Valley Voices

When a forest falls in a legal vacuum, does it make no sound?

Cal Fire Unit Forester Len Nielson stands among dozens of felled dead trees along Road 274 in December.
Cal Fire Unit Forester Len Nielson stands among dozens of felled dead trees along Road 274 in December.

“Forests are the lungs of the Earth” is a long-standing and well-known analogy. Yet most of my good neighbors and friends in California’s southern and central Sierra Nevada Mountains – an area ravaged by an unprecedented tree-mortality crisis, with over 200 million trees dead – have nonetheless failed to carry the analogy through.

Namely, what the tobacco industry’s primary products have been for the lungs of smokers, the fossil-fuel industry’s primary products have been for the lungs of our planet, its forests.

In other regions of California, the analogies between the corporate misbehaviors of Big Tobacco and Big Carbon have not gone unnoticed.

The counties of Marin and San Mateo and the City of Imperial Beach have recently taken to court what the Imperial Beach suit describes as “37 major corporate members of the fossil fuel industry,” citing patterns of willful concealment, obfuscation and distortion about that industry’s products and their dangers, dating back to 1965.

These companies, writes Marin County District 3 Supervisor Kathrin Sears on her website, “were warned decades ago by their own scientists and experts that rising seas from a warming world would occur if the companies continued with business as usual. Yet the fossil fuel industry did nothing to reduce the impacts of burning oil, gas and coal.”

Sears writes further that fossil fuel companies instead “ripped a page from the tobacco lobby’s playbook and launched a multimillion-dollar public relations and lobbying campaign to discredit scientific evidence about climate change, even while, in some instances, investing to protect their own assets from the impact of rising seas.”

These lawsuits have been brought by shoreline communities and are primarily concerned with issues of projected sea level rise. None of these suits come from forestland counties and communities. This is strange, given the fact that in the forest lands the disaster is not “projected” or “potential.” It is already here, converting assets – our trees – into liabilities.

Those same trees, dead and dying en masse, have become a “public nuisance” and must be removed in order to reduce fire and other hazards. Yet that removal simultaneously gluts the timber market, rendering the trees of so little value that the cost of their disposal mostly comes at the individual property owner’s expense.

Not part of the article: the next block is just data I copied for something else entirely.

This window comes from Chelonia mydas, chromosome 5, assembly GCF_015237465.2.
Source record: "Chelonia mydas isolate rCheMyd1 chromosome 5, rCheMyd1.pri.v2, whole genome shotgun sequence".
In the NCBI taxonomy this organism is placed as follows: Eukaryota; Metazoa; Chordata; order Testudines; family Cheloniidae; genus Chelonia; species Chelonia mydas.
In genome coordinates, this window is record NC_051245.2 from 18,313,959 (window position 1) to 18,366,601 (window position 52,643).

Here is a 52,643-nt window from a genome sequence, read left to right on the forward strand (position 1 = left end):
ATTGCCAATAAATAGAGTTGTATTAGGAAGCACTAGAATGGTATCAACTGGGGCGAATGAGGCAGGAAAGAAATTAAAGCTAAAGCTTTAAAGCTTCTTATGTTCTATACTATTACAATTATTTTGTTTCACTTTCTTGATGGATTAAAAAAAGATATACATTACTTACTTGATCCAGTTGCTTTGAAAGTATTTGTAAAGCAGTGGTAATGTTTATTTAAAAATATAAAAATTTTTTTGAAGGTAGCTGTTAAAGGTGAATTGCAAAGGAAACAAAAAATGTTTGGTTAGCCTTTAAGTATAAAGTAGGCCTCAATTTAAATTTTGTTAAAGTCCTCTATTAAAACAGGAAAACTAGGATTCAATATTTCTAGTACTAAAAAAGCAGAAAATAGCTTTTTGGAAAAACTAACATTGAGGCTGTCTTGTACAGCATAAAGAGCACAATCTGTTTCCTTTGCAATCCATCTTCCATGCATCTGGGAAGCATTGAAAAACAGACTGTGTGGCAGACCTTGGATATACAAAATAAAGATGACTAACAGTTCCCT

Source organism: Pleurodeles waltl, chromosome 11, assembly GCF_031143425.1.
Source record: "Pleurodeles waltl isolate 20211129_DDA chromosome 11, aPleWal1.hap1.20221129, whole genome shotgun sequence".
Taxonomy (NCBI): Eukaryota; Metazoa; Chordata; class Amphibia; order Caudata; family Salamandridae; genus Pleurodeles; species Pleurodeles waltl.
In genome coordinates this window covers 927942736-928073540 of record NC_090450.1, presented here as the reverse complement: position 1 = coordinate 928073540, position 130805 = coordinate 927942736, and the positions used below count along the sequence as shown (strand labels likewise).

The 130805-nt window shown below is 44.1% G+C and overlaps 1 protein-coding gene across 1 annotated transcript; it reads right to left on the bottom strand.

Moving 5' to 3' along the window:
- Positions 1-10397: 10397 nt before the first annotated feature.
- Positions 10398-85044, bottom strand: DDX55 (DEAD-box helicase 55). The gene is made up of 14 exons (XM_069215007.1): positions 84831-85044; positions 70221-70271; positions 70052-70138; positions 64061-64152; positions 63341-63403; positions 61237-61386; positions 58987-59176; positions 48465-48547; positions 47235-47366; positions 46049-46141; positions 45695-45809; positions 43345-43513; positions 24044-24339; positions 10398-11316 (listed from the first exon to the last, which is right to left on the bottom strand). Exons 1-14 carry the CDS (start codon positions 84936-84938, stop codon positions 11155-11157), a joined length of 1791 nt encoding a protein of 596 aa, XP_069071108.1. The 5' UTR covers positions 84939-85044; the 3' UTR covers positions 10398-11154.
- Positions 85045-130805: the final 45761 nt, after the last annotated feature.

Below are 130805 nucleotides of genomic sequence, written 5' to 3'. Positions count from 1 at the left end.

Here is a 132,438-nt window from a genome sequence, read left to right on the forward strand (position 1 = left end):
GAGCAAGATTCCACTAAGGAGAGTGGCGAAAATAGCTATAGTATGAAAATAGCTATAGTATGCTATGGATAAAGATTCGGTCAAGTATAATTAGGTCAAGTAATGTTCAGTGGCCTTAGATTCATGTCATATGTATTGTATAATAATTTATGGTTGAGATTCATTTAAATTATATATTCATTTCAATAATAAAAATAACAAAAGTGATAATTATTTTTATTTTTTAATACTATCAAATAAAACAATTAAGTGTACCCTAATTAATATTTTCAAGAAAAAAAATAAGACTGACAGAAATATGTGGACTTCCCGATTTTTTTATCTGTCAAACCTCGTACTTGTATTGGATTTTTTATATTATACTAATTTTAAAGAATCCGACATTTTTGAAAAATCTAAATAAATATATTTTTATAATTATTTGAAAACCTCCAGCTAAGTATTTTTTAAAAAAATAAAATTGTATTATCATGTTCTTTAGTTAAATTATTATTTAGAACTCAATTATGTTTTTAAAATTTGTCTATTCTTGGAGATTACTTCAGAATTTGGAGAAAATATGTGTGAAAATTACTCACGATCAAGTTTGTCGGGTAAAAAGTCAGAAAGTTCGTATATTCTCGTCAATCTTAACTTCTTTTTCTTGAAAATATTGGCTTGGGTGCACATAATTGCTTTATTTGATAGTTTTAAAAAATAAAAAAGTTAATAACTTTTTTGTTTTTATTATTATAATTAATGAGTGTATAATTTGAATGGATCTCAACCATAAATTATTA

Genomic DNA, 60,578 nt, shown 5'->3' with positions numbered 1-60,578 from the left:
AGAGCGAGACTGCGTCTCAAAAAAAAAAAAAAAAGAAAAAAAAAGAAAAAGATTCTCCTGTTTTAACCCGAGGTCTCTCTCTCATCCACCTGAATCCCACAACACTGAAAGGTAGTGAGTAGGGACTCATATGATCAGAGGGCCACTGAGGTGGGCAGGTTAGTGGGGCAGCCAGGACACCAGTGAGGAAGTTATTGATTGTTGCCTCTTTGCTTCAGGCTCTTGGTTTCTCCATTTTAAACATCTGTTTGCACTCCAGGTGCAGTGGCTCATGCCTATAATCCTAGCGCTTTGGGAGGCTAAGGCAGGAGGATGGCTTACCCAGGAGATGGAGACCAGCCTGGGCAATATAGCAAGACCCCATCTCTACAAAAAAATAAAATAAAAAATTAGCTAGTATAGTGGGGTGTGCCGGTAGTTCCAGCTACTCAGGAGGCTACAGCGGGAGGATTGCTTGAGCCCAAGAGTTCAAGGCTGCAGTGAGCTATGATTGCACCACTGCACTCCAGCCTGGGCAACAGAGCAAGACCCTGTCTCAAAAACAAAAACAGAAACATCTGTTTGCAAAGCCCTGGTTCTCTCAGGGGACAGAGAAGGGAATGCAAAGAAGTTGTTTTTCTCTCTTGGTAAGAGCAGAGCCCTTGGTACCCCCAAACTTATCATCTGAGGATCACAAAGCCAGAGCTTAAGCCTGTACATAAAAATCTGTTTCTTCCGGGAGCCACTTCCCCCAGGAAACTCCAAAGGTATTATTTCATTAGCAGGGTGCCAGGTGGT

Why the silence on these costs? If a forest falls in a legal vacuum, does it make no sound?

Certainly part of the silence is political – and religious. My parents used to say that in polite company it was impolite to talk about politics or religion, “but you can always talk about the weather.” No more. According to sources ranging from the University of Texas Energy Poll to Pew Center research, the two most potent determinants of whether one accepts or denies climate science evidence are politics and religion.

Most forestland communities in California and throughout the West, like rural communities throughout the country, tend to be both more conservative and more religious than the population as a whole. In forestland communities, the massive tree mortality is endlessly rationalized as “just Mother Nature” –– and Father Culture bears no responsibility.

Asked about the causes of the Great Dying of the Trees, most of my neighbors agree with me on several: the drought, the population explosion among indigenous bark beetles, as well as too many “stems per acre” (due to the unintended consequences of forest management practices that have alternately included zero tolerance for both wildfire and logging).

When I tell my salt-of-the-earth neighbors that human activity is the necessary cause at the base of all those sufficient causes, however, they balk.

They recognize that flawed forest management practices are a human activity. They are not happy, however, when I point out that the bark beetle population explosion was precipitated by winter 2014-2015 (the warmest and driest in 500 years for our section of the Sierra), or that that warm, dry winter was part of a five-year drought, the worst in 1,200 years.

When I point out how all of that is linked to climate change induced by human activity, they will hear none of it. Among the majority of my neighbors, it is an unquestioned article of political and religious faith that the very idea of human-induced climate change must be at best a distraction, at least a hoax, and at worst an anti-American conspiracy.

Big Carbon’s disinformation campaign has succeeded by playing on people’s political and religious persuasions. By refusing to recognize the reality of climate change and the role of Big Carbon in bolstering its profits at everyone else’s expense, the majority of my neighbors in the Sierra have cut all of us off from legal and financial recourse that might help us all better shoulder the burden of the tree mortality disaster.

Just as Big Carbon took a page from Big Tobacco’s tactics, we who live and work in the forests should, like our fellow citizens on the coast, take a page from the anti-tobacco campaign’s book of tactics. We have nothing to lose but losing – more trees, and more money.

Shaver Lake resident Howard V. Hendrix, the author of six science-fiction novels, has held jobs ranging from janitor to fish hatchery manager to university professor and administrator.

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